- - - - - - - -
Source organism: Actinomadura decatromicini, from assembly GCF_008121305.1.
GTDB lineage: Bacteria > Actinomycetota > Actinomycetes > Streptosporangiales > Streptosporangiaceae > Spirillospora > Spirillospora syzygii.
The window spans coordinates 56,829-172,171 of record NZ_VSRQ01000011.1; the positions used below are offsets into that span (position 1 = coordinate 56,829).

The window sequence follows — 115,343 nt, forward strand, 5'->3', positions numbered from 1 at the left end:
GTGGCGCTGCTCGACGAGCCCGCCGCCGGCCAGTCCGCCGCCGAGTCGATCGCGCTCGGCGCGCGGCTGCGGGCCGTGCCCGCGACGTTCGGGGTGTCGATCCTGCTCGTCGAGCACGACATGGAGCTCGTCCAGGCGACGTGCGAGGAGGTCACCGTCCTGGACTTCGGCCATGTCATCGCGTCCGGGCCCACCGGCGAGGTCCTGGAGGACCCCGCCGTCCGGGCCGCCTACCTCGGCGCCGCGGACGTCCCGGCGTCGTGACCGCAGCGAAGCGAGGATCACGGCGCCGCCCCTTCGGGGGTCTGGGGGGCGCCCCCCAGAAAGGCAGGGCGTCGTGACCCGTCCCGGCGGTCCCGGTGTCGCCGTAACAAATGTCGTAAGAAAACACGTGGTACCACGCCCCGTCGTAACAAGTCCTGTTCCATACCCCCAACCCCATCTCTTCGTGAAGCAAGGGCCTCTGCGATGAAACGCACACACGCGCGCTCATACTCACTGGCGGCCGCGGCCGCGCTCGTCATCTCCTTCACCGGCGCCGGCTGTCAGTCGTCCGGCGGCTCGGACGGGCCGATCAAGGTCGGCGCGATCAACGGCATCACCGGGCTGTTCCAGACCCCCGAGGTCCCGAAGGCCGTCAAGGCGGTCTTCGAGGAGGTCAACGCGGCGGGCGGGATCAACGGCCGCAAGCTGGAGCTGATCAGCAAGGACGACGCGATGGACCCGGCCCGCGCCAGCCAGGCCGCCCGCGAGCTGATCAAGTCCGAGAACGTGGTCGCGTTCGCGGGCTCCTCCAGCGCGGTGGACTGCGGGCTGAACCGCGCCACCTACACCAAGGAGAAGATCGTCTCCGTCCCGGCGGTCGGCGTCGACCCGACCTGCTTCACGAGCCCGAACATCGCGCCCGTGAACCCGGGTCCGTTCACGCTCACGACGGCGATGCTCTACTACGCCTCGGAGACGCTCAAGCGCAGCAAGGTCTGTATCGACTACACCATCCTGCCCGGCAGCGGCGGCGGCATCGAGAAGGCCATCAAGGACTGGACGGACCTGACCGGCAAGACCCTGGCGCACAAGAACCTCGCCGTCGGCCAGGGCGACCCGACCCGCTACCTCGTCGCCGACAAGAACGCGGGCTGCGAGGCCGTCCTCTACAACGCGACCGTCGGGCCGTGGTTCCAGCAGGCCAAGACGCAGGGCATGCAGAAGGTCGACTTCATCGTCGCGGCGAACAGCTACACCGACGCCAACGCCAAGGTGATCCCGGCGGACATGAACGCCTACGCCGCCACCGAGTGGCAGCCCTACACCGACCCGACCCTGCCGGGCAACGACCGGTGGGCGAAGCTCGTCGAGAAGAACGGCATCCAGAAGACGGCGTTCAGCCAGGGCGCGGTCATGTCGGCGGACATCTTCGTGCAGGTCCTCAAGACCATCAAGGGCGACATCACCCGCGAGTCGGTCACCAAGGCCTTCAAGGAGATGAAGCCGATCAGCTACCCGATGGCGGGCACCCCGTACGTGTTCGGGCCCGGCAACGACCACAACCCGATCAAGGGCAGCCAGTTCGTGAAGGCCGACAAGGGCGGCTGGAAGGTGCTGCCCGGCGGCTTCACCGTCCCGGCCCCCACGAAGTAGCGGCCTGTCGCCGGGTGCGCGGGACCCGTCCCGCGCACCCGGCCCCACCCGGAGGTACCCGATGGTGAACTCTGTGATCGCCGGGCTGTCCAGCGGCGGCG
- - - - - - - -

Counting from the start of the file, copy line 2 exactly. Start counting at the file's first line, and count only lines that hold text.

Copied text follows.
GTDB lineage: Bacteria > Actinomycetota > Actinomycetes > Streptosporangiales > Streptosporangiaceae > Spirillospora > Spirillospora syzygii.